John 6:66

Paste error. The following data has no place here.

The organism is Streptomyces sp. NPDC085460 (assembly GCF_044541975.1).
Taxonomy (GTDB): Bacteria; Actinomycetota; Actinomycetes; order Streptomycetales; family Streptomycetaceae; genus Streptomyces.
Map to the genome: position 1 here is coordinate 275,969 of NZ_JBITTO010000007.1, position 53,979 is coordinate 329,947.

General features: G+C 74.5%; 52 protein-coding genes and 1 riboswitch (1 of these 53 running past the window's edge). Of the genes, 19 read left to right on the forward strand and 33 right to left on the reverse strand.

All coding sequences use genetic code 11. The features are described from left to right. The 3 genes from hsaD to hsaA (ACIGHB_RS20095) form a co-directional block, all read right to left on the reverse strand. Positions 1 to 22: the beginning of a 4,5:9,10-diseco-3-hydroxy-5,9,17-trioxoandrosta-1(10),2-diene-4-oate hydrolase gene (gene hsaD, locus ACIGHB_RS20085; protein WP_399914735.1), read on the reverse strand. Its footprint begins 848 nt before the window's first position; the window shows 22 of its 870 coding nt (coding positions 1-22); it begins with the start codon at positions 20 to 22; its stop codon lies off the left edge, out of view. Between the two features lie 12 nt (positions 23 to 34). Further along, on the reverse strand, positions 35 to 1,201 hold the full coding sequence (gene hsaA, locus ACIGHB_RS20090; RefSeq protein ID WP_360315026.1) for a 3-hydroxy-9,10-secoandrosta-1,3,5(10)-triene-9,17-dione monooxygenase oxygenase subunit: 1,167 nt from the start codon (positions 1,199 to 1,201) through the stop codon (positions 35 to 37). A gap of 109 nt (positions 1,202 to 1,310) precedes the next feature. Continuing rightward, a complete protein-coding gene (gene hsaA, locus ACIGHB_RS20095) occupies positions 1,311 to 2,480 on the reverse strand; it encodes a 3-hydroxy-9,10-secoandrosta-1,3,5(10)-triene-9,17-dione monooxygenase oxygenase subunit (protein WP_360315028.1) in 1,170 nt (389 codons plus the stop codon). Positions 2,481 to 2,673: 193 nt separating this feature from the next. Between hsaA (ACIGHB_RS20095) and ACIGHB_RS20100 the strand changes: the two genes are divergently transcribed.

Charles Haddon Spurgeon, preaching on the passage from John 6:66, “From that time many of his disciples went back, and walked no more with him” said, The defection in this case was on account of doctrine... The truth was too hard for them, it was not to be borne with. “It is a hard saying. Who can hear it?” A true disciple sits at the feet of his Master, and believes what he is told even when he cannot quite comprehend the meaning, or see the reasons for what his Master utters; but these men had not the essential spirit of a disciple, and consequently when their Instructor began to unfold the innermost parts of the roll of truth, they would not listen to His reading of it. They would believe as far as they could understand, but when they could not comprehend they turned on their heel and left the school of the Great Teacher. Besides, the Lord Jesus Christ had taught the doctrine of the sovereignty of God, and of the need of the Spirit of God, that men should be led to Him, “for Jesus knew from the beginning who they were that believed not, and who should betray him. And he said, Therefore said I unto you, that no man can come unto me, except it were given unto him of my Father.” Here our Lord uttered a bit of old-fashioned free-grace doctrine, such as people nowadays do not like. They call it “Calvinism”, and put it aside among the old exploded tenets which this enlightened age knows nothing of. What right they have to ascribe to the Genevan reformer a doctrine as old as the hills I do not know. But our Lord Jesus never hesitated to fling that truth into the face of His enemies. He told them, “Ye believe not because ye are not of my sheep, as I said unto you.” “No man can come to me, except the Father which hath sent me draw him.” Here he tells them plainly that they could not come unto Him unless the Father gave them the grace to come. This humbling doctrine they could not receive, and so they went aside. (CHS, Sermons, 28, 111-2)

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